The railroad served four mines in the days before the line was electrified in 1910. I will discuss these mines in approximately the order they were built, first Centerville Block No. 9, built in 1895, Whitebreast Fuel Co. No. 9 (Forbush) in 1891, Rosebrook in 1908 and McConville No. 1 (North Hill) in 1913.
Centerville Block Coal Co. was one of several mining outfits that operated as many as 10 mines in Appanoose County. Others were Carbon Block Coal Co., Diamond Block Coal Co. and Appanoose Coal and Fuel Co. The Centerville Block Co. mines, No. 1 through No. 10, were mostly in fringe areas east and west of Centerville and south of Brazil. They included the Relay Mine (No. 3), the Hawkeye Mine (No. 5) and the Raven mine (No. 10). Centerville Block had the custom of painting the mine number on most of their tipples, and “No. 9” is clearly visible in the picture.
The mine was located along the railroad, in Section 26 of Vermilion Twp., about half way between the Country Club and Highway No. 2. It is fairly inaccessible today, but was somewhat north of the location of the present concrete mixing plant. The tipple was on the west side of the track. There was a pond on the east side, used for making steam to power the hoist. The pond was generally used for swimming as well.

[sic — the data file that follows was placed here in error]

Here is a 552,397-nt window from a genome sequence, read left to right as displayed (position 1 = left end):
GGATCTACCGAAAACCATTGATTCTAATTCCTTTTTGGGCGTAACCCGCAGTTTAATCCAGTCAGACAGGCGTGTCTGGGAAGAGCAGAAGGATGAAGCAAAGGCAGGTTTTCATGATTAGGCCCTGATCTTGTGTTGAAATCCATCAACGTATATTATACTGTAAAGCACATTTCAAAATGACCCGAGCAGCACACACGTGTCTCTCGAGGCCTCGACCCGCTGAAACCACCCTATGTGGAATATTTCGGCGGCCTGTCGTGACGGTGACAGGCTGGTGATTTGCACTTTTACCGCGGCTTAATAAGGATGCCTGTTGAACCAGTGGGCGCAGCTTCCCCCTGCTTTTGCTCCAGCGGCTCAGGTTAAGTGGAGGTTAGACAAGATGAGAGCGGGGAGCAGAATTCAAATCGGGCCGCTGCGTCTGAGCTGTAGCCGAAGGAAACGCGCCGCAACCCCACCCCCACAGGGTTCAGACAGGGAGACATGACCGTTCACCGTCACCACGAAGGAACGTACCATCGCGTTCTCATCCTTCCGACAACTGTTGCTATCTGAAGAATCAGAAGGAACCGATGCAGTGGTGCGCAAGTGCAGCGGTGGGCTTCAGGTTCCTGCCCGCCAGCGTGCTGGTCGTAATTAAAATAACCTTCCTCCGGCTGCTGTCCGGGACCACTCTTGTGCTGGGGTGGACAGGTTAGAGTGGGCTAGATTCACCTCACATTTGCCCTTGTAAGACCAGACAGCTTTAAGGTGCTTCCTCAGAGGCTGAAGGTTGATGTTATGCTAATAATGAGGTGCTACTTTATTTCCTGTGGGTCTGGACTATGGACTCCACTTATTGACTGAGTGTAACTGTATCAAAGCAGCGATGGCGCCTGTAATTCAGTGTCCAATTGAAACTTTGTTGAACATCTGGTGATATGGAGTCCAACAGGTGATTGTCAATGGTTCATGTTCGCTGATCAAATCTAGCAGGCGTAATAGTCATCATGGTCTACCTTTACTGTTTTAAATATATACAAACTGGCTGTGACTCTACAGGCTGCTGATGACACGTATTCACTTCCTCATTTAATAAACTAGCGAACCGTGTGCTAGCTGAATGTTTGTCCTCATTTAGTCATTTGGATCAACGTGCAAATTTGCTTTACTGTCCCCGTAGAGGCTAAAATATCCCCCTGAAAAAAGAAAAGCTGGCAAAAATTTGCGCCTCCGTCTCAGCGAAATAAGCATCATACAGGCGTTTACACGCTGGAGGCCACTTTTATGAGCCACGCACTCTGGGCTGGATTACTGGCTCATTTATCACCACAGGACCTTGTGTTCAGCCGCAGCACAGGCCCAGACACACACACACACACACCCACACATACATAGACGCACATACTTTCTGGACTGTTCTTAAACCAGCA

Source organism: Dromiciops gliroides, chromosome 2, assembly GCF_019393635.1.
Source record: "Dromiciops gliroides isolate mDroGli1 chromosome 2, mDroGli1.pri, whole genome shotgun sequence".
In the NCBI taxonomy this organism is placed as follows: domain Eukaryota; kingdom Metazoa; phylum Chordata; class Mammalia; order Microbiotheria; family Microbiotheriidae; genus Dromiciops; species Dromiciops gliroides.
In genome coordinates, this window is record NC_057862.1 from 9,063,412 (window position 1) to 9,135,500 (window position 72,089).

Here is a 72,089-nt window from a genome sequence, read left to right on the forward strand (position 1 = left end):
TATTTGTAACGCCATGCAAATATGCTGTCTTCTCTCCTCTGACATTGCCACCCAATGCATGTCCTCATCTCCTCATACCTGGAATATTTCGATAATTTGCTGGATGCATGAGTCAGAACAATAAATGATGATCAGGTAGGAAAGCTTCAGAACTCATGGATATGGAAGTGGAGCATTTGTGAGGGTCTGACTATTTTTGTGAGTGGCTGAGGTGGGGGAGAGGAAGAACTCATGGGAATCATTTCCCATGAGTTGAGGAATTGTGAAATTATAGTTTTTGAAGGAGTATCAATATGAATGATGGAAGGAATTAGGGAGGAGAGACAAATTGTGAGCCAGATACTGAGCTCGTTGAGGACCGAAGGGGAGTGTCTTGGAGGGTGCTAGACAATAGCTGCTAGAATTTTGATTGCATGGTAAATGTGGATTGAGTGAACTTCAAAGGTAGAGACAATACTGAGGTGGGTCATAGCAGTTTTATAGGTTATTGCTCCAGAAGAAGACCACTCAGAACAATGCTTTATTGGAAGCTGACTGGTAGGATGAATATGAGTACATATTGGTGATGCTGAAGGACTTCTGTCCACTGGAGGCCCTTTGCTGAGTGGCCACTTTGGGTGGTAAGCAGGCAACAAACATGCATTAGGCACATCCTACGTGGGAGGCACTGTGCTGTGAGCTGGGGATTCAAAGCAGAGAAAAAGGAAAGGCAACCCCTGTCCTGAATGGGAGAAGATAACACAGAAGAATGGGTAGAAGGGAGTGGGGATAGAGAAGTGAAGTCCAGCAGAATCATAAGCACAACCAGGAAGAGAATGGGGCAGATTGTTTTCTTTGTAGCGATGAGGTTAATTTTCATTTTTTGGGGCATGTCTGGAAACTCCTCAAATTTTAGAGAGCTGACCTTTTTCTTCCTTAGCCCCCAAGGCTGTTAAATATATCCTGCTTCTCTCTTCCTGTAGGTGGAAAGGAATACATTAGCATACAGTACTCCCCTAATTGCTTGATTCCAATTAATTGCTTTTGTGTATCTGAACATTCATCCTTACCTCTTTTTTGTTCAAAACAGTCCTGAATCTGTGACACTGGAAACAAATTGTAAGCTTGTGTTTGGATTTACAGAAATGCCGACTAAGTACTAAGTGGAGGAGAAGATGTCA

In 1906 Charley Ellis was killed when caught under a fall of black batt in this mine. His back was broken and his chest was crushed and ribs broken but he lived for three months. He was the son of George Ellis who worked in the Relay Mine.
The mine operated until 1914 and removed the coal from much of Section 26. The Superintendent was Alex Dargavel. It was 72 feet deep and undermined 140 acres using both longwall and room and pillar operation.